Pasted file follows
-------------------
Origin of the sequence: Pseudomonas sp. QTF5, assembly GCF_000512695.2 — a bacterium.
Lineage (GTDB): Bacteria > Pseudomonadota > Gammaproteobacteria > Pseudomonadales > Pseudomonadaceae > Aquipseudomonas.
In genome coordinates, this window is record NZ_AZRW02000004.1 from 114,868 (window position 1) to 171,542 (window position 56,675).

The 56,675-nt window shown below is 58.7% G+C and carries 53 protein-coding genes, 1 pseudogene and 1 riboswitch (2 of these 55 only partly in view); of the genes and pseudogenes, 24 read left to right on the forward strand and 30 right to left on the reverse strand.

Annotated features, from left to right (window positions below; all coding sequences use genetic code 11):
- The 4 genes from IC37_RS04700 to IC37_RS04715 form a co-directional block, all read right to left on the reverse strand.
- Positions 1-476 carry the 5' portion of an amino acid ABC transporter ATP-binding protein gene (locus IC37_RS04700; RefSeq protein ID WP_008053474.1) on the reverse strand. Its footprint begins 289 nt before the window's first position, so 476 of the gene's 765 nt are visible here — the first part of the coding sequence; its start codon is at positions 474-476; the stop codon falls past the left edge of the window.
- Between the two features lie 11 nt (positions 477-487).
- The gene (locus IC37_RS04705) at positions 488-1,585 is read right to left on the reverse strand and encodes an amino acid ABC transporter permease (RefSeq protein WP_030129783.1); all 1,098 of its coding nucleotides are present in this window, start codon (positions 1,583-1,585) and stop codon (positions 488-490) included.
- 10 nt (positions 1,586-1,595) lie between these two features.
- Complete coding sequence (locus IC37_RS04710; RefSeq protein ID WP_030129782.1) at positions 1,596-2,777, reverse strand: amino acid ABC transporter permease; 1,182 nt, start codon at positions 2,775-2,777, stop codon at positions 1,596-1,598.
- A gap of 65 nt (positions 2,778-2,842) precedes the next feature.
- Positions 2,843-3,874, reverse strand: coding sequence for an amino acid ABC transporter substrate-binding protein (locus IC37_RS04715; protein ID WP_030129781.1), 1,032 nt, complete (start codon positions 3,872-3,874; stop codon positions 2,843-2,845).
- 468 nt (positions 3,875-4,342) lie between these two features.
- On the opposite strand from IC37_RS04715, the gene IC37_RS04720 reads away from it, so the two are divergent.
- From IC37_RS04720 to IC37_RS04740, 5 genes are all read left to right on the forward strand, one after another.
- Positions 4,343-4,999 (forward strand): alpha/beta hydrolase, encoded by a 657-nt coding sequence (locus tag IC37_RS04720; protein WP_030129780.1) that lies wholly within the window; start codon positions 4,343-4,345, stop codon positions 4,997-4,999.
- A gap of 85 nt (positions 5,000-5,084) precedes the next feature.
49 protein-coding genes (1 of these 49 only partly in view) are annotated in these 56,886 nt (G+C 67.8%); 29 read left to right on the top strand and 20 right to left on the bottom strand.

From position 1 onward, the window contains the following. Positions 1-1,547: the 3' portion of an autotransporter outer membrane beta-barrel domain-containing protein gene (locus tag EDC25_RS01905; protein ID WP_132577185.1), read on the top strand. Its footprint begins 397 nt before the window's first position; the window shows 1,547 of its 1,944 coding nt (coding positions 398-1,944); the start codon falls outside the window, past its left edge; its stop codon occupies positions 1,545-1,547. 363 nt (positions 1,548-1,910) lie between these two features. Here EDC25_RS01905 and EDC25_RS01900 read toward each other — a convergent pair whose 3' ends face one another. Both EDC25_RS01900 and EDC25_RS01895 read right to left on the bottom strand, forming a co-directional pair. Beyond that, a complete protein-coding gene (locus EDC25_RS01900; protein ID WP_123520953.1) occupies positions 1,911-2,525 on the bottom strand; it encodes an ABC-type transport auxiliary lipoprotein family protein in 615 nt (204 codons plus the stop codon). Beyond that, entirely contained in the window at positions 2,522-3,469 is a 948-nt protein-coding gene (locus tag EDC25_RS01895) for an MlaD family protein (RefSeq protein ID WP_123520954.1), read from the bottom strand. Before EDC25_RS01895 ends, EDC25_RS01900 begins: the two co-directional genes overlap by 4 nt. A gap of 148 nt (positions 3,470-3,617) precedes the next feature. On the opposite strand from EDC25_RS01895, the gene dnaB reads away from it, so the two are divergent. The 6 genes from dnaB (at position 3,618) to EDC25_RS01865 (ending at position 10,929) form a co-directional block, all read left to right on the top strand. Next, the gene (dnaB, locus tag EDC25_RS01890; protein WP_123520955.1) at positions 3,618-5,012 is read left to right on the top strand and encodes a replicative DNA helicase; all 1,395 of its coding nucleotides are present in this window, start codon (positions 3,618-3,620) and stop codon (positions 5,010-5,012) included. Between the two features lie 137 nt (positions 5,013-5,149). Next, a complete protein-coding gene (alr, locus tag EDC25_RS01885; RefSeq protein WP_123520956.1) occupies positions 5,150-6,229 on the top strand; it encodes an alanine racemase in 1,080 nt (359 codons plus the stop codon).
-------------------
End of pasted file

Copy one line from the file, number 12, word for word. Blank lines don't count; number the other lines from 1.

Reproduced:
- A gap of 65 nt (positions 2,778-2,842) precedes the next feature.